Imagine sitting in your classroom taking a test while someone incessantly clicks a pen. You find the rhythm to the hollow sounds particularly annoying. Now add the vibration of planes booming overhead, sirens wailing circles down the street, and trains passing loudly nearby. For students across the United States, this is the soundtrack of every school day.
Environmental noise from sources like these is noise pollution, or the sum total of sound in a given area. And this noise is more than a nuisance, causing higher rates of high blood pressure, diabetes, sleep loss, anxiety, and depression in adults. For children the effects are more severe, harming school performance, behavior, and cognitive and developmental growth.
Timothy Collins and his team used noise data from the US Department of Transportation and school data from the National Center for Education Statistics to analyze the demographics of schools in noise-polluted neighborhoods. The above maps illustrate the locations of public schools most affected by road noise (top) and aviation noise (bottom).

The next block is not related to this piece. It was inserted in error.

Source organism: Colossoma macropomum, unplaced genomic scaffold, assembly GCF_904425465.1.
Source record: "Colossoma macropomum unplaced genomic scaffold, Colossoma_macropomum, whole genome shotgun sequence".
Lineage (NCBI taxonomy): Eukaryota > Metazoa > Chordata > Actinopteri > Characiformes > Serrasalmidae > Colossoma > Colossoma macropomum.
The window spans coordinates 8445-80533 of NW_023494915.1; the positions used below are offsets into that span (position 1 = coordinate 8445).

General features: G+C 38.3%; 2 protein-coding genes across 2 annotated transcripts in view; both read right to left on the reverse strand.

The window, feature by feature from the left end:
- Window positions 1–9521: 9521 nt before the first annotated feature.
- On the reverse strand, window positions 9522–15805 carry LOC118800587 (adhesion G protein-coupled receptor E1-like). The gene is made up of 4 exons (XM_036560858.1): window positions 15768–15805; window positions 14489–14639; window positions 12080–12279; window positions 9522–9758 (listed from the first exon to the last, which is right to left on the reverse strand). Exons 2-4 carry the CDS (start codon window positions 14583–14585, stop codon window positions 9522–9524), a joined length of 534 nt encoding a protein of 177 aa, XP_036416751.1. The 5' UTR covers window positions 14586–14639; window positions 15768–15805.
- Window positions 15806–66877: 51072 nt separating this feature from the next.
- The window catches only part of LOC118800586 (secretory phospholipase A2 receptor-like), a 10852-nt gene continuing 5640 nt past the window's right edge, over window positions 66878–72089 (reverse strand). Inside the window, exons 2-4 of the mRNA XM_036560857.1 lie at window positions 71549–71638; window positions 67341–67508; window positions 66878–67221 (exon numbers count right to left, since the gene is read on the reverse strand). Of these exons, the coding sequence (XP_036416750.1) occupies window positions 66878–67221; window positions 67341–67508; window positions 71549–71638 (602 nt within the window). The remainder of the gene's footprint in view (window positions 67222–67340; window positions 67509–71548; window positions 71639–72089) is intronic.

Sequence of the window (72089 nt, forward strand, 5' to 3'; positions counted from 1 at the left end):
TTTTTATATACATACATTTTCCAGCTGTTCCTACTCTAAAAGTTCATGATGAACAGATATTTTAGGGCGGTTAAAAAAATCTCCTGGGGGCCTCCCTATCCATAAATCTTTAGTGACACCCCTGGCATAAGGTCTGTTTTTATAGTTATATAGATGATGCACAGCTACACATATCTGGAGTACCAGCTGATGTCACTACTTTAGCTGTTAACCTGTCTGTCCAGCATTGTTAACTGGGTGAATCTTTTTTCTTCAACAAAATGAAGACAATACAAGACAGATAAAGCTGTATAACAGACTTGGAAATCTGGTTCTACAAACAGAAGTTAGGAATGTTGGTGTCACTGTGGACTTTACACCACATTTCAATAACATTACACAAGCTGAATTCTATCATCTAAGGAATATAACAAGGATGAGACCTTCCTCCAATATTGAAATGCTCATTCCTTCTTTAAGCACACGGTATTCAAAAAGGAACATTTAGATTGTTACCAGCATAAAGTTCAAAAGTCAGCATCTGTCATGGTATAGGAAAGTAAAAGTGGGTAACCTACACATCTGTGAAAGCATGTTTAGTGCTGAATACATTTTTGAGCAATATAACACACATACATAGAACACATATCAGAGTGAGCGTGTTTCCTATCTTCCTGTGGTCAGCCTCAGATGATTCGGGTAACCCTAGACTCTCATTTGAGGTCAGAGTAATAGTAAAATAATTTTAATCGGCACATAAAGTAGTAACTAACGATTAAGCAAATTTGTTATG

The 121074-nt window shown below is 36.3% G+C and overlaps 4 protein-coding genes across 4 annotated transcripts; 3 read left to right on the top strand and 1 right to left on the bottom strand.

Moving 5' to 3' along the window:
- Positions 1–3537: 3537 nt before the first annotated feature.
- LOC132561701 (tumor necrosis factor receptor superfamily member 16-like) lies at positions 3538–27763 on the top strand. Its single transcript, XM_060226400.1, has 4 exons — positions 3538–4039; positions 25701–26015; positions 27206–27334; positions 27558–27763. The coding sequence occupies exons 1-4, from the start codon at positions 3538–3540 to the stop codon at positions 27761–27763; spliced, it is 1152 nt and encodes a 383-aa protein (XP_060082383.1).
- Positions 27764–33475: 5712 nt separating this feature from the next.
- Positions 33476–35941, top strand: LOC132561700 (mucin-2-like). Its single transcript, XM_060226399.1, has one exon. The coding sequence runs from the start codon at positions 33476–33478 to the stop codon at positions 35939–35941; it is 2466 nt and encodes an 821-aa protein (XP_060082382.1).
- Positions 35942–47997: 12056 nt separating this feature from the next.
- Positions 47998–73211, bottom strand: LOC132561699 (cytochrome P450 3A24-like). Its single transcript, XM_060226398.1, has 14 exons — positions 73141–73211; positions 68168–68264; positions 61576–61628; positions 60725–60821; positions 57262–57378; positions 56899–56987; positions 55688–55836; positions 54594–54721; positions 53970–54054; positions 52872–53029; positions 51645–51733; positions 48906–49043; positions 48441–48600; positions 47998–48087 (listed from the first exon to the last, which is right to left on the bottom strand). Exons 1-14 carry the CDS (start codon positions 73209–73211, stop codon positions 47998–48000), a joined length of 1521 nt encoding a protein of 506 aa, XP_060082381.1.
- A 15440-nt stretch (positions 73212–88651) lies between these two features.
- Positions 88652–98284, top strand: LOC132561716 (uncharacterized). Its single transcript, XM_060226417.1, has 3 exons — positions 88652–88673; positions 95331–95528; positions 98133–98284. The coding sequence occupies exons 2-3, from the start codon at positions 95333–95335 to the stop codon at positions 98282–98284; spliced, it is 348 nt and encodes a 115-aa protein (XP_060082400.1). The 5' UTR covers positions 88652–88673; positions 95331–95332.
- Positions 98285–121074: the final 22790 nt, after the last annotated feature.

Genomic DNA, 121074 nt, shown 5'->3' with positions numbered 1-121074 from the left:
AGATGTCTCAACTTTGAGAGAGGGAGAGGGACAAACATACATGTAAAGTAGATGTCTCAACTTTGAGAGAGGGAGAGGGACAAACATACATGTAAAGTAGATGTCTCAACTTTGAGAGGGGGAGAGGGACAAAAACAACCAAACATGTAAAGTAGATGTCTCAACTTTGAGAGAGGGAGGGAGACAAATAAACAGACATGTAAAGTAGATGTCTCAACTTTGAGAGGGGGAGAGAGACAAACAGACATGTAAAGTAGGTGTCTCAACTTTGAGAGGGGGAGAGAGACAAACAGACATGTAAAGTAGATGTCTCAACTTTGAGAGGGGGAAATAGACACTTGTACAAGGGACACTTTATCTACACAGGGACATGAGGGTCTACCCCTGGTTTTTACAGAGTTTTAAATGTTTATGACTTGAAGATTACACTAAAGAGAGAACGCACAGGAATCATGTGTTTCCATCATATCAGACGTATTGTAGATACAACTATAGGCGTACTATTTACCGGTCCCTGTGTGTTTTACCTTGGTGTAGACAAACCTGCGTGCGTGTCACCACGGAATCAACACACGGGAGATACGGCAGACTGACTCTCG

They found that schools exposed to greater levels of noise pollution are more likely to serve students of color or low-income students — as measured by qualification for free or reduced lunch. And schools that serve the youngest students are louder than schools serving older ones.
These patterns expose a nationwide willingness to allow the environmental features that surround lower-resourced and minority communities to compromise health. Schools are supposed to be places where children learn and grow, quietly, progressively.
Databyte via Collins, T. W., Grineski, S. E., & Nadybal, S. (2019). Social disparities in exposure to noise at public schools in the contiguous United States. Environmental Research, 175, 257-265.